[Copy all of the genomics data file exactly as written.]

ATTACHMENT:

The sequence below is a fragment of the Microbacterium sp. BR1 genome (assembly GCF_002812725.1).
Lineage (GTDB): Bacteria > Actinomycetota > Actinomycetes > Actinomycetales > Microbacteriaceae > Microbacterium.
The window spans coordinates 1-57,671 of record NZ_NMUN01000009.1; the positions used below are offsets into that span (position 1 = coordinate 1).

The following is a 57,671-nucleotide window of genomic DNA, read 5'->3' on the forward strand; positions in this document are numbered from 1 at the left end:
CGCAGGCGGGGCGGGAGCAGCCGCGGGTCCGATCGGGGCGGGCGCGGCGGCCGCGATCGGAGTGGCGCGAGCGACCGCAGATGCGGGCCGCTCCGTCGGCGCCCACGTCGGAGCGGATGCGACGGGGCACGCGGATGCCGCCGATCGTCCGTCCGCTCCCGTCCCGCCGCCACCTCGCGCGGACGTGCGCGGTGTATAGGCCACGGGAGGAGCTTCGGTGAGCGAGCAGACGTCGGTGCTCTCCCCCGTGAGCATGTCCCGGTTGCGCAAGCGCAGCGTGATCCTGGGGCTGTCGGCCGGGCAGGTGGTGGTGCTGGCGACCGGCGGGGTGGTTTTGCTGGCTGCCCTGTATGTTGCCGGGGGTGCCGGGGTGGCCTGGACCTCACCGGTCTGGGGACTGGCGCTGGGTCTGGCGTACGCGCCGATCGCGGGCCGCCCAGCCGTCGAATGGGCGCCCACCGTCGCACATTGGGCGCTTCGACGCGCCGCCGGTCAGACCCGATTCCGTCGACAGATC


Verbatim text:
The sequence below is a fragment of the Microbacterium sp. BR1 genome (assembly GCF_002812725.1).
Lineage (GTDB): Bacteria > Actinomycetota > Actinomycetes > Actinomycetales > Microbacteriaceae > Microbacterium.
The window spans coordinates 1-57,671 of record NZ_NMUN01000009.1; the positions used below are offsets into that span (position 1 = coordinate 1).

The following is a 57,671-nucleotide window of genomic DNA, read 5'->3' on the forward strand; positions in this document are numbered from 1 at the left end:
CGCAGGCGGGGCGGGAGCAGCCGCGGGTCCGATCGGGGCGGGCGCGGCGGCCGCGATCGGAGTGGCGCGAGCGACCGCAGATGCGGGCCGCTCCGTCGGCGCCCACGTCGGAGCGGATGCGACGGGGCACGCGGATGCCGCCGATCGTCCGTCCGCTCCCGTCCCGCCGCCACCTCGCGCGGACGTGCGCGGTGTATAGGCCACGGGAGGAGCTTCGGTGAGCGAGCAGACGTCGGTGCTCTCCCCCGTGAGCATGTCCCGGTTGCGCAAGCGCAGCGTGATCCTGGGGCTGTCGGCCGGGCAGGTGGTGGTGCTGGCGACCGGCGGGGTGGTTTTGCTGGCTGCCCTGTATGTTGCCGGGGGTGCCGGGGTGGCCTGGACCTCACCGGTCTGGGGACTGGCGCTGGGTCTGGCGTACGCGCCGATCGCGGGCCGCCCAGCCGTCGAATGGGCGCCCACCGTCGCACATTGGGCGCTTCGACGCGCCGCCGGTCAGACCCGATTCCGTCGACAGATC